For truly affordable health care, we need to pay for outcomes, not services
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Focusing on the cross-over between population health and value-based care, this Stat editorial calls out that most attempts at value-based care only do minimal work towards achieving this goal, “starting with existing fee schedules and adding incentive payments for reporting certain data, meeting cost benchmarks, and the like.” Because broad implementation means greater financial responsibility for providers when it comes to healthcare costs, there is some resistance towards this movement.
The article goes on to call out that “incentives can change behavior. As the largest purchaser of health care in the United States, the Centers for Medicare and Medicaid Services is in a unique position to influence delivery organizations” and notes that bundled payments can be one way to get providers on board with value based payments and population health.
However, the move towards value-based care is not happening fast enough and “if the transition from fee-for-service to value-based accountable care is allowed to happen at a pace that makes health care delivery organizations comfortable, it will be decades before we see meaningful change.”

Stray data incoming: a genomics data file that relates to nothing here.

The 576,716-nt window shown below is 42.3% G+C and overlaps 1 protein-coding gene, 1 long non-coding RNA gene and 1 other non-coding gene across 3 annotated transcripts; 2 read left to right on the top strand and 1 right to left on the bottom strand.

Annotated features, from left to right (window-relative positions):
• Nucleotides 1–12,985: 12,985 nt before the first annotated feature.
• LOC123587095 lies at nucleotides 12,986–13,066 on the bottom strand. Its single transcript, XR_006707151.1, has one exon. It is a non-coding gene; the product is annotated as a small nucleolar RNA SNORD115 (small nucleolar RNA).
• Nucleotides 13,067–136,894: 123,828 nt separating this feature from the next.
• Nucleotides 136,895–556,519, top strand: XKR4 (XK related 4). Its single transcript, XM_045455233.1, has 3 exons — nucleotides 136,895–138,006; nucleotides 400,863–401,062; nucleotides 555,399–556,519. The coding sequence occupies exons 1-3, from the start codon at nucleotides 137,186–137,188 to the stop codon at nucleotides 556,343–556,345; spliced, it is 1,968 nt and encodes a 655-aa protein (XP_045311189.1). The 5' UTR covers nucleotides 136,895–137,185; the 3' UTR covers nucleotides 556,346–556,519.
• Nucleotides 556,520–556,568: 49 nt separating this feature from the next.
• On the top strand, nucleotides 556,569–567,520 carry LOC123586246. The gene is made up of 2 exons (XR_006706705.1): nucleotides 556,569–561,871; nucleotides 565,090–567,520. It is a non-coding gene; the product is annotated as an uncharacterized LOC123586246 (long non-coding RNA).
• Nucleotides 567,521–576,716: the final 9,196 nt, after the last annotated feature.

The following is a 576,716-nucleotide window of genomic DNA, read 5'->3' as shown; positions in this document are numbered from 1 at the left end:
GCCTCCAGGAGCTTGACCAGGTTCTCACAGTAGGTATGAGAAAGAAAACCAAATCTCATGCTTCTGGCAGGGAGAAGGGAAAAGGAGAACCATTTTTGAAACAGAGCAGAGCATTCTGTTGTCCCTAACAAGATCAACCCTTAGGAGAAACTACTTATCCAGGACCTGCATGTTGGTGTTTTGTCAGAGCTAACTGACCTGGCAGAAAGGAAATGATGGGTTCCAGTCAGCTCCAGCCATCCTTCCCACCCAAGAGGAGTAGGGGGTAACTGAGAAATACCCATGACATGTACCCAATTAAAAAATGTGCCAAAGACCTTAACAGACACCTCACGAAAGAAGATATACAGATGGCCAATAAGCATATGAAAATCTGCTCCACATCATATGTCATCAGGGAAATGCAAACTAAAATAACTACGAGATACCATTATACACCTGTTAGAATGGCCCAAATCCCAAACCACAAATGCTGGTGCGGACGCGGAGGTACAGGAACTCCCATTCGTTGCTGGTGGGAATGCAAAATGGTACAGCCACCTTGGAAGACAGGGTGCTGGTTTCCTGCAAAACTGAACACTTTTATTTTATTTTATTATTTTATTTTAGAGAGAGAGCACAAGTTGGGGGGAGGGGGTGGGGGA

DCHI is designed to address health care transformation, with a strong emphasis on moving 90 percent of providers and 80 percent of consumers to value-based care by 2019. To date 30 percent of Delaware’s population is currently attributed to primary care providers or health systems enrolled a value-based payment system, demonstrating the importance the SIM initiative in Delaware. Click below to learn more about the DCHI’s Payment Committee and their efforts!